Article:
Nov. 19, 1885: Some unknown person had circulated the news at and around Elk Park, North Carolina, that Capt. Gus Darden, ET&WNC Railroad’s superintendent, was a married man, according to a letter published in The Comet. “The captain is silent on the subject, but I step forward to deny the allegations and defy the aligator (sic). Supper promptly at six Capt.” — Respectfully, Ed Hodge.
Nov. 19, 1919: General Shale began operations. It began as the Johnson City Brick Corporation, and was located on Millard and Elm streets.
Nov. 19, 1954: The Training School Buccaneers whipped Sullivan County’s Ketron High School in the basketball season opener, 67-54.
Nov. 19, 1989: The Johnson City Press reported the recollections of a group of “PKs” — preachers’ kids — who grew up having to worry about how their behavior would reflect on their fathers. More than 30 PKs attended Johnson City’s Heritage Baptist Church at the time. They included Denny Bowman, who recalled raising his father’s ire by cutting up a tent revival. His father excused himself from the pulpit to take care of a “domestic problem.” “Then he took me around behind … and I was quiet the rest of the time.”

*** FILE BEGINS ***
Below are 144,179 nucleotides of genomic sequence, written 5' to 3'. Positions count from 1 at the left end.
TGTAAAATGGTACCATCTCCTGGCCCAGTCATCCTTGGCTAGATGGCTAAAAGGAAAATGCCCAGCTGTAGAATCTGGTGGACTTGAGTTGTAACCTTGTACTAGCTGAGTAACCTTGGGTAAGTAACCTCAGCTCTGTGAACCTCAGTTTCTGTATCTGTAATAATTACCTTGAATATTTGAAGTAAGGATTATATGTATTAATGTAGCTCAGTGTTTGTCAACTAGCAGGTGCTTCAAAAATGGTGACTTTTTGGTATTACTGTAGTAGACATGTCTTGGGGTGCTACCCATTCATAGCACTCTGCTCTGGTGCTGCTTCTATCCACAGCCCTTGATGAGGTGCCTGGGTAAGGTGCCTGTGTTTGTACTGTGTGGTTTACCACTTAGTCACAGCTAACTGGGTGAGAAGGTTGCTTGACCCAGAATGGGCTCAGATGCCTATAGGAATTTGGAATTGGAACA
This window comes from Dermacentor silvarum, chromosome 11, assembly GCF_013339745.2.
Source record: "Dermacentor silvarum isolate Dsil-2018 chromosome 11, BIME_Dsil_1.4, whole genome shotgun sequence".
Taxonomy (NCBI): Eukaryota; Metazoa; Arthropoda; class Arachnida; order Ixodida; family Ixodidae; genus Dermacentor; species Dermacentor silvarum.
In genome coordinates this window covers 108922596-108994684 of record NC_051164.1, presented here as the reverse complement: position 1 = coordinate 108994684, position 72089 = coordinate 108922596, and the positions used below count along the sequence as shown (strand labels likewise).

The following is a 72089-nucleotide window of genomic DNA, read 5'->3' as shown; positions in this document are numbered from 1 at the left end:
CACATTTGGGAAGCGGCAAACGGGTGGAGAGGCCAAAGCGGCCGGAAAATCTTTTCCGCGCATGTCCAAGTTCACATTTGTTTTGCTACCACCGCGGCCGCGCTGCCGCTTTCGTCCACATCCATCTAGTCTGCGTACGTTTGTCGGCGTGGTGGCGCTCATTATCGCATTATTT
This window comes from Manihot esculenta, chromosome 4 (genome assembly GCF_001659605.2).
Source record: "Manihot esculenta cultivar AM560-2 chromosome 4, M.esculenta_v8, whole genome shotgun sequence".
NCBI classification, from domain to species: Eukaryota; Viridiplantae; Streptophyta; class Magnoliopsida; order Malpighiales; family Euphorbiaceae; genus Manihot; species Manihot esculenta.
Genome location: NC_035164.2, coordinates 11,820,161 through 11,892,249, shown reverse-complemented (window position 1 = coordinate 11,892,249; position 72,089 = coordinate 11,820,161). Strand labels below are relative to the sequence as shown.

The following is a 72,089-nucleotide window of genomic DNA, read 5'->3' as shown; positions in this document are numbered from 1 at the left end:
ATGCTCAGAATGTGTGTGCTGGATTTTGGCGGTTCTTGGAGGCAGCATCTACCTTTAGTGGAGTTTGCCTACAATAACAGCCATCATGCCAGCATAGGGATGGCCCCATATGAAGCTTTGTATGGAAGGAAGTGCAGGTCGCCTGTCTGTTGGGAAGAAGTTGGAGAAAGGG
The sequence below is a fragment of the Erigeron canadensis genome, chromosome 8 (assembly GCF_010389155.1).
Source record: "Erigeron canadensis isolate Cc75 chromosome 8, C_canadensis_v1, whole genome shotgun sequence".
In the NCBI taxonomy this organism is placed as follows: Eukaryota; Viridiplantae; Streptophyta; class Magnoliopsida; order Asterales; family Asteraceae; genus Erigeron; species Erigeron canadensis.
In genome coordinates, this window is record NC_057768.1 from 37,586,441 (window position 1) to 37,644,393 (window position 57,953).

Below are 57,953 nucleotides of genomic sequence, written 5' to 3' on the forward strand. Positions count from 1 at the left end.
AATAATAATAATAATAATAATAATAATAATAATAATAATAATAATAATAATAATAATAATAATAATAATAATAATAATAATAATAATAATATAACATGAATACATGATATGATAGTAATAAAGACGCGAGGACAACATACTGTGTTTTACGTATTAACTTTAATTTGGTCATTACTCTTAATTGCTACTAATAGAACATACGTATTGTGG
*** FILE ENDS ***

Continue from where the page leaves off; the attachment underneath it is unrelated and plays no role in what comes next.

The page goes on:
Nov. 19, 1996: The Tennessee Board of Regents selected Dr. Paul Stanton as East Tennessee State University’s next president. Stanton had been the university’s vice president for health affairs and dean of the Quillen College of Medicine.
Nov. 19, 2010: A homemade bottle bomb similar to four other devices found around Johnson City that week was discovered at East Tennessee State University. The device was found by a custodian near Lucille Clement Hall, a dormitory. The bomb did not explode, and no one was injured.
Sources: The Comet; History of Washington County, Tennessee; Johnson City Press-Chronicle; Johnson City Press